Wednesday, August 12, 2009

Stingy Tim


I don't care how poorly we played: 12 LOB, 1 for 11 RISP, a couple embarrassing mental mistakes and TWO coach ejections (actually those were well played). We won. A wild day game, 4-2 in 10 innings over the blue goo. Crazy shit was happening. I swear the umps were on drugs. There was even a Panda induced bench clearing non-incident. Sure, Tim deserved the decision but getting the "W" was all that matters. A huge win considering it comes right before the longest road trip of the year. I'll leave the announcers to broil the umps. I want to talk...


About Tim: Our Ace has never lost to the doggers and he wasn't going to let it happen today. On his 120th pitch, with 2 outs and 2 strikes, the best scum hitter drove in the tying run and denied Tim #13 again. That was the FOURTH HIT he had yielded - one of those was an infield hit and another was a blown call! The guy gives up baserunners like Bengie draws walks. He ended with 8.2 innings, 2 runs, 7 strikeouts and 1 walk. Somehow he lowered his ERA to the league leading 2.19. Don't forget the league leading 205 strikeouts. Its easy to call Uribe the hero, but we all know who saved the day.


Tim Trivia Time: (This is a toughie. I'd be impressed if you know without looking it up)

Who is Amos Ruthie? and what does he have to do with Tim?

5 comments:

M.C. O'Connor said...

1. Tim is awesome. He's like Bonds--not on a "normal" plane. Too many standard deviations from the mean to treat as anything but an anomaly. I'm so glad he's our anomaly.

2. I love redemption. Uribe had a terrible, Brenly-like day. The HR was total Humm-Baby redemption. Love it, love it, love it.

3. Amos Ruthie was an oooollld-time ballplayer. No idea of the connection.

Chris said...

I loved this post. Good work RMC!

Bob said...

Do you mean Amos Rusie?
I believe this is my department:

Born in Mooresville, Indiana, Rusie was 17 when he made his major league debut with the National League Indianapolis Hoosiers in 1889 and posted a 12-10 record. Indianapolis disbanded at the conclusion of the season and Rusie was transferred to the New York Giants.

Rusie would remain with New York until 1900. In 1890, Rusie was the National League leader in strikeouts with a career-best 341. Although he punched out a lot of batters, he also gave up a lot of walks. His 266 walks also led the league and Rusie finished that year with a losing record, 29-34.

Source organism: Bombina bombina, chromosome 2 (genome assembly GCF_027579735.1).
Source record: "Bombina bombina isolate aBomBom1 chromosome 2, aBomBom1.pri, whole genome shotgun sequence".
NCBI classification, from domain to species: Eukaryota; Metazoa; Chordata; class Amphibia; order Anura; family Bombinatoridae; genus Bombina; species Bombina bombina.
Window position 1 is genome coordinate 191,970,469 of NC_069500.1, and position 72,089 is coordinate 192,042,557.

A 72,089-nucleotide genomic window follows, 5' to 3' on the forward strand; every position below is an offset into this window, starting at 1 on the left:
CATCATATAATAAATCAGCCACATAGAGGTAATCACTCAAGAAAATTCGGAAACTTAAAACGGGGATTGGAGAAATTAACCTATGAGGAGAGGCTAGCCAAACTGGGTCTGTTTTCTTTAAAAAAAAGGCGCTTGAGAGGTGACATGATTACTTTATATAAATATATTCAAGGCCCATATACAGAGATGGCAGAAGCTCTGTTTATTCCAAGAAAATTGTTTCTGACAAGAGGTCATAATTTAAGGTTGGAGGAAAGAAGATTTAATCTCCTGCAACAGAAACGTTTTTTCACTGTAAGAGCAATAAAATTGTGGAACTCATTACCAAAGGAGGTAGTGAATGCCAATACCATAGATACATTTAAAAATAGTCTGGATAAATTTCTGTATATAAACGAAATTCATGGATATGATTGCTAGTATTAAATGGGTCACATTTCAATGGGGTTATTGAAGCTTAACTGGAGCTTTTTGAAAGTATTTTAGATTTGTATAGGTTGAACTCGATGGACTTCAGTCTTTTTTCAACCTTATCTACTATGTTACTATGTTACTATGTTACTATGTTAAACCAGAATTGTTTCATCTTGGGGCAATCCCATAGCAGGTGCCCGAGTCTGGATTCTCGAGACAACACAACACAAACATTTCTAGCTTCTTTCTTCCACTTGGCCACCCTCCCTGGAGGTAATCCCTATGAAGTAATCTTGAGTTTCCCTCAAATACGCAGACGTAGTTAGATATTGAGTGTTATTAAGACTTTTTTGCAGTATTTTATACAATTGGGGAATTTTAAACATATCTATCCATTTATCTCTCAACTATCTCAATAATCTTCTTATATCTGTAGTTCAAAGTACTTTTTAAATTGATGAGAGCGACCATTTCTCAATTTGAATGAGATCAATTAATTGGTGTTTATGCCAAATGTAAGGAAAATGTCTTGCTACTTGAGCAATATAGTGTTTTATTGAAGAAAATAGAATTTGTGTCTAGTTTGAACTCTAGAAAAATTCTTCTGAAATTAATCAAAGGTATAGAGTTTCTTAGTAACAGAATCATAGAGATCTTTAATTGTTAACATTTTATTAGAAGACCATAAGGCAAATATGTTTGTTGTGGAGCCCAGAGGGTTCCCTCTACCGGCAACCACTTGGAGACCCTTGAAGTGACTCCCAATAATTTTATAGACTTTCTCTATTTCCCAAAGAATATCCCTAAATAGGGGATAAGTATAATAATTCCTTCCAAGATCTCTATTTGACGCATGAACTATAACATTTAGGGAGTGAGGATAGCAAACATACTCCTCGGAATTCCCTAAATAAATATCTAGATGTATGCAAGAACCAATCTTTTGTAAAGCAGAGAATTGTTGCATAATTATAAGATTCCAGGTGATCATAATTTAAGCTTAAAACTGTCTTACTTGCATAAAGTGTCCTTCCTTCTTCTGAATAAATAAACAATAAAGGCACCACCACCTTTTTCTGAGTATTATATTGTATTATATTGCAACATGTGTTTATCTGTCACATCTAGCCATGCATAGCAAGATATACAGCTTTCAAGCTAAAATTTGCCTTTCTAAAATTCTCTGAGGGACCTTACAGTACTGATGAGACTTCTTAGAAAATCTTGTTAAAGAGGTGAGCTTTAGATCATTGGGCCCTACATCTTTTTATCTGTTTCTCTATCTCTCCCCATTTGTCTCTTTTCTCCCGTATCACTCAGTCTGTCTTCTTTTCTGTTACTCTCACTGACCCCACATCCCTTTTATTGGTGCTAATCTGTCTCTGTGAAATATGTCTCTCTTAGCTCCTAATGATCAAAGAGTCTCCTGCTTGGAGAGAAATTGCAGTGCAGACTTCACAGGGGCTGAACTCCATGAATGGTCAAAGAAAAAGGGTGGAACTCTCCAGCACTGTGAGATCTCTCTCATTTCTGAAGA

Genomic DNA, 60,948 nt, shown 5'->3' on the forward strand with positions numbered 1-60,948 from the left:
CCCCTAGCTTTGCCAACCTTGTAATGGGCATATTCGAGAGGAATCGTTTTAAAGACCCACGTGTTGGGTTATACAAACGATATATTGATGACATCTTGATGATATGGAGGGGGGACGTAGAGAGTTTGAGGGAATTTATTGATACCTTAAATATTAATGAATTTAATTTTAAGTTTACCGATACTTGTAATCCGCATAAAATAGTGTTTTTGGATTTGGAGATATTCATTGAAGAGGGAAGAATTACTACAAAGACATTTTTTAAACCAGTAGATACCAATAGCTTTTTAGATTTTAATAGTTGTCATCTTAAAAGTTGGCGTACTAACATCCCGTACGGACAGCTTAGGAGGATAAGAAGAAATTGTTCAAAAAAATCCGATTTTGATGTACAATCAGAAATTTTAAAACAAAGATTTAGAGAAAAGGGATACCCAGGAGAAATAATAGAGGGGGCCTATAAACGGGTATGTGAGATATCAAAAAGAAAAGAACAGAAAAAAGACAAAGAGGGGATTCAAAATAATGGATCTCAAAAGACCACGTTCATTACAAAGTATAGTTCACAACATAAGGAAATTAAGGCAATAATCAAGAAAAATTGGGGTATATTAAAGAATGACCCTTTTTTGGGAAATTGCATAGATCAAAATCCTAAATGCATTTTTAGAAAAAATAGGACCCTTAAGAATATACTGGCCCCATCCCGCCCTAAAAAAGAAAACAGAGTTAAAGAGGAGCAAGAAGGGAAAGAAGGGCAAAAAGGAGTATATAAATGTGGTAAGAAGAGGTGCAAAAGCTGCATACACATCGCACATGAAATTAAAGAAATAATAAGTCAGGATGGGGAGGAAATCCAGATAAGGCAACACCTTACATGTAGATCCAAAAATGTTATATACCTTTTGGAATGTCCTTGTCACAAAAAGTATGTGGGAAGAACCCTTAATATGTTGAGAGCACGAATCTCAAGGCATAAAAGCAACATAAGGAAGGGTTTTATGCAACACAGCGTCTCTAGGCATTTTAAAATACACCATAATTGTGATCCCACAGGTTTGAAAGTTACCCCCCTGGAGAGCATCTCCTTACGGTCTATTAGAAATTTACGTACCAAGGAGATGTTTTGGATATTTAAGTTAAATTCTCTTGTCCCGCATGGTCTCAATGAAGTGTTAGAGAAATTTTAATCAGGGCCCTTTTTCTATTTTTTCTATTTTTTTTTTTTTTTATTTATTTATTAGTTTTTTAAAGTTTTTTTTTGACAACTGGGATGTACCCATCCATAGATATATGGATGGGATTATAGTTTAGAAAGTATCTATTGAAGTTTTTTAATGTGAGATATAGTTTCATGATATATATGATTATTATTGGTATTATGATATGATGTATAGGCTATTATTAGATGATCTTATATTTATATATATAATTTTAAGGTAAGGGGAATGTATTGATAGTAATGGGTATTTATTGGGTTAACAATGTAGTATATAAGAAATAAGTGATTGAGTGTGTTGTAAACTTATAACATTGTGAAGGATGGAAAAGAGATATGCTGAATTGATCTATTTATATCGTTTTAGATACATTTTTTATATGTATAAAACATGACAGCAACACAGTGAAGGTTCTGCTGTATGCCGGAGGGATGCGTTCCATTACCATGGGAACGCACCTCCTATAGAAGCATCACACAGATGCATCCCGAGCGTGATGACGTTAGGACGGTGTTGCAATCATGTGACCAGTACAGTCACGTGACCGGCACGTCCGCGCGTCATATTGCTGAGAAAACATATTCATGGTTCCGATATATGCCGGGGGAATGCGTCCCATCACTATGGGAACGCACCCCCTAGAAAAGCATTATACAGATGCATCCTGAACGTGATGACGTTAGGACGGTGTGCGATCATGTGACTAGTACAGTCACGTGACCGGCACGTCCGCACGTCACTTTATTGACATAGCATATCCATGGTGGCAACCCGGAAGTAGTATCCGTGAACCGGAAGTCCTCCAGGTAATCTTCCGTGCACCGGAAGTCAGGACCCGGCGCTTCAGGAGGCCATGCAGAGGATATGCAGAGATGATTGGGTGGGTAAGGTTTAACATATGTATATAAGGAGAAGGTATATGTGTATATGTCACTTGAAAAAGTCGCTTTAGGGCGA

From 1891–1894, Rusie was the best pitcher in baseball, winning at least 30 games in each of those seasons. In 1891, Rusie went 33-20, leading the league in strikeouts (337) and shutouts (6). In 1892, his performance dipped a bit, breaking out even with a 31-31 record.

With the pitching area being moved back in 1893, Rusie’s strikeout total dropped from 288 to 208. Still he was league leader. The 1893 campaign was a truly extraordinary one for Amos Rusie. He had 50 complete games out of 52 starts and went 33-21.

In 1894, Rusie won pitching’s triple crown. He led the league in wins, going 36-13, strikeouts with 195, and a league best ERA of 2.78 (especially spectacular considering the league average that year was 5.32). After the conclusion of the 1894 regular season, a Pittsburgh sportsman named William C. Temple sponsored a trophy for the winner between the regular season 1st and 2nd place teams in the National League. The runner-up Giants swept the Baltimore Orioles, who featured Hall of Famers John McGraw and Wilbert Robinson, 4-0. Amos Rusie was virtually untouchable in the Temple Cup, giving up only one earned run while winning two complete games and compiling a 0.50 ERA; if that was not enough, he even batted .429. Amos Rusie’s win total that year was fourth best since the modern pitching distance of 60’-6” was established.
(from Wikipedia)

Bob said...

So Rusie was a HOF Giants pitcher who struck out a lot of people. What specifically did you have in mind?

JC Parsons said...

The games notes had "Ruthie" I thought, interesting...but that's the guy. He is the last pitcher to strikeout 300+ batters as a Giant (1892, 334). Tim is on track to duplicate that amazing feat with 10 more starts and averaging 10+ K/9. Hard to believe he could keep it up (last couple outings have been less than average) but it is certainly possible.